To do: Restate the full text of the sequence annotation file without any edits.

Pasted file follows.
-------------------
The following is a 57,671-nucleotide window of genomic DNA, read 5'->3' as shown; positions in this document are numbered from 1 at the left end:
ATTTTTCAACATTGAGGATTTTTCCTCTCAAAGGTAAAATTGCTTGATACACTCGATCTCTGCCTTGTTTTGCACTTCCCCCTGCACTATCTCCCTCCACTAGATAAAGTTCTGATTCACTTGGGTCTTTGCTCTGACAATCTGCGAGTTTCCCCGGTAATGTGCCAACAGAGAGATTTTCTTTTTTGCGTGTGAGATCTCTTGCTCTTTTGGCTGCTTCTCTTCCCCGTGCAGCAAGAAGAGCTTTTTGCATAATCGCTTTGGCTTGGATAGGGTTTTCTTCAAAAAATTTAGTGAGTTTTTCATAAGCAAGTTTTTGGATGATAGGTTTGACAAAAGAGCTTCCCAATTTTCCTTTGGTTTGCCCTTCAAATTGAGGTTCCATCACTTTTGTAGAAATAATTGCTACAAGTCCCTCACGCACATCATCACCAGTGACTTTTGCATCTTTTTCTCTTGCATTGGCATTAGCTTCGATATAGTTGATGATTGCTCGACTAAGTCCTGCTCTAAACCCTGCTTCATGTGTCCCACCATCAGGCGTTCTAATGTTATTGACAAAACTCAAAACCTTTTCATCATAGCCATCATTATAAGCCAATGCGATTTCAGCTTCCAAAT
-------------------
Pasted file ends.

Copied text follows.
The following is a 57,671-nucleotide window of genomic DNA, read 5'->3' as shown; positions in this document are numbered from 1 at the left end:
ATTTTTCAACATTGAGGATTTTTCCTCTCAAAGGTAAAATTGCTTGATACACTCGATCTCTGCCTTGTTTTGCACTTCCCCCTGCACTATCTCCCTCCACTAGATAAAGTTCTGATTCACTTGGGTCTTTGCTCTGACAATCTGCGAGTTTCCCCGGTAATGTGCCAACAGAGAGATTTTCTTTTTTGCGTGTGAGATCTCTTGCTCTTTTGGCTGCTTCTCTTCCCCGTGCAGCAAGAAGAGCTTTTTGCATAATCGCTTTGGCTTGGATAGGGTTTTCTTCAAAAAATTTAGTGAGTTTTTCATAAGCAAGTTTTTGGATGATAGGTTTGACAAAAGAGCTTCCCAATTTTCCTTTGGTTTGCCCTTCAAATTGAGGTTCCATCACTTTTGTAGAAATAATTGCTACAAGTCCCTCACGCACATCATCACCAGTGACTTTTGCATCTTTTTCTCTTGCATTGGCATTAGCTTCGATATAGTTGATGATTGCTCGACTAAGTCCTGCTCTAAACCCTGCTTCATGTGTCCCACCATCAGGCGTTCTAATGTTATTGACAAAACTCAAAACCTTTTCATCATAGCCATCATTATAAGCCAATGCGATTTCAGCTTCCAAAT